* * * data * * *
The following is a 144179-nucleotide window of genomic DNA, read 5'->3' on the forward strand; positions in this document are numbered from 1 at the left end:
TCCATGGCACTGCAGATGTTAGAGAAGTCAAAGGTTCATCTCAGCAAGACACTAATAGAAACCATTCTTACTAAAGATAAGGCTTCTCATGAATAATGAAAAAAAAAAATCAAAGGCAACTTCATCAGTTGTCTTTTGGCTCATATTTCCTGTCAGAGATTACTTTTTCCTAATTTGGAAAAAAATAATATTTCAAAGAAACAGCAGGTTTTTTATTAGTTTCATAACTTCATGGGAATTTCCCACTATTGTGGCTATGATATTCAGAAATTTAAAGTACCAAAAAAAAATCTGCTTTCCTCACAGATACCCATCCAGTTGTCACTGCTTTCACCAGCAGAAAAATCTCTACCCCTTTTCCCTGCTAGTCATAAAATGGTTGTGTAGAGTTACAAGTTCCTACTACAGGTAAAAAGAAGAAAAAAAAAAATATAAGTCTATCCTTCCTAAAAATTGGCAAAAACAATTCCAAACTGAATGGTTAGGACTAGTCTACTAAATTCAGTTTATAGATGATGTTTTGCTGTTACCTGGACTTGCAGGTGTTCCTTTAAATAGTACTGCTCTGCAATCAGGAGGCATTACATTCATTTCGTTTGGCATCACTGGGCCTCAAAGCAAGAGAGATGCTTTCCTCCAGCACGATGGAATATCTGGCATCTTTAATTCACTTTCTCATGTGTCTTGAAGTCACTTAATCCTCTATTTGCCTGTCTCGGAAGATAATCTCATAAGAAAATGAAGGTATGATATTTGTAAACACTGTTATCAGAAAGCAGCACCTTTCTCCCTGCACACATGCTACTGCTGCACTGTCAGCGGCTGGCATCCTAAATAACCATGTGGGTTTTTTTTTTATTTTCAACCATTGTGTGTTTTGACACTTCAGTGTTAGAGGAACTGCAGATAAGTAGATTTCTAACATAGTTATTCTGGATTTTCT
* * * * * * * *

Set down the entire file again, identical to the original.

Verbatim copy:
The following is a 144179-nucleotide window of genomic DNA, read 5'->3' on the forward strand; positions in this document are numbered from 1 at the left end:
TCCATGGCACTGCAGATGTTAGAGAAGTCAAAGGTTCATCTCAGCAAGACACTAATAGAAACCATTCTTACTAAAGATAAGGCTTCTCATGAATAATGAAAAAAAAAAATCAAAGGCAACTTCATCAGTTGTCTTTTGGCTCATATTTCCTGTCAGAGATTACTTTTTCCTAATTTGGAAAAAAATAATATTTCAAAGAAACAGCAGGTTTTTTATTAGTTTCATAACTTCATGGGAATTTCCCACTATTGTGGCTATGATATTCAGAAATTTAAAGTACCAAAAAAAAATCTGCTTTCCTCACAGATACCCATCCAGTTGTCACTGCTTTCACCAGCAGAAAAATCTCTACCCCTTTTCCCTGCTAGTCATAAAATGGTTGTGTAGAGTTACAAGTTCCTACTACAGGTAAAAAGAAGAAAAAAAAAAATATAAGTCTATCCTTCCTAAAAATTGGCAAAAACAATTCCAAACTGAATGGTTAGGACTAGTCTACTAAATTCAGTTTATAGATGATGTTTTGCTGTTACCTGGACTTGCAGGTGTTCCTTTAAATAGTACTGCTCTGCAATCAGGAGGCATTACATTCATTTCGTTTGGCATCACTGGGCCTCAAAGCAAGAGAGATGCTTTCCTCCAGCACGATGGAATATCTGGCATCTTTAATTCACTTTCTCATGTGTCTTGAAGTCACTTAATCCTCTATTTGCCTGTCTCGGAAGATAATCTCATAAGAAAATGAAGGTATGATATTTGTAAACACTGTTATCAGAAAGCAGCACCTTTCTCCCTGCACACATGCTACTGCTGCACTGTCAGCGGCTGGCATCCTAAATAACCATGTGGGTTTTTTTTTTATTTTCAACCATTGTGTGTTTTGACACTTCAGTGTTAGAGGAACTGCAGATAAGTAGATTTCTAACATAGTTATTCTGGATTTTCT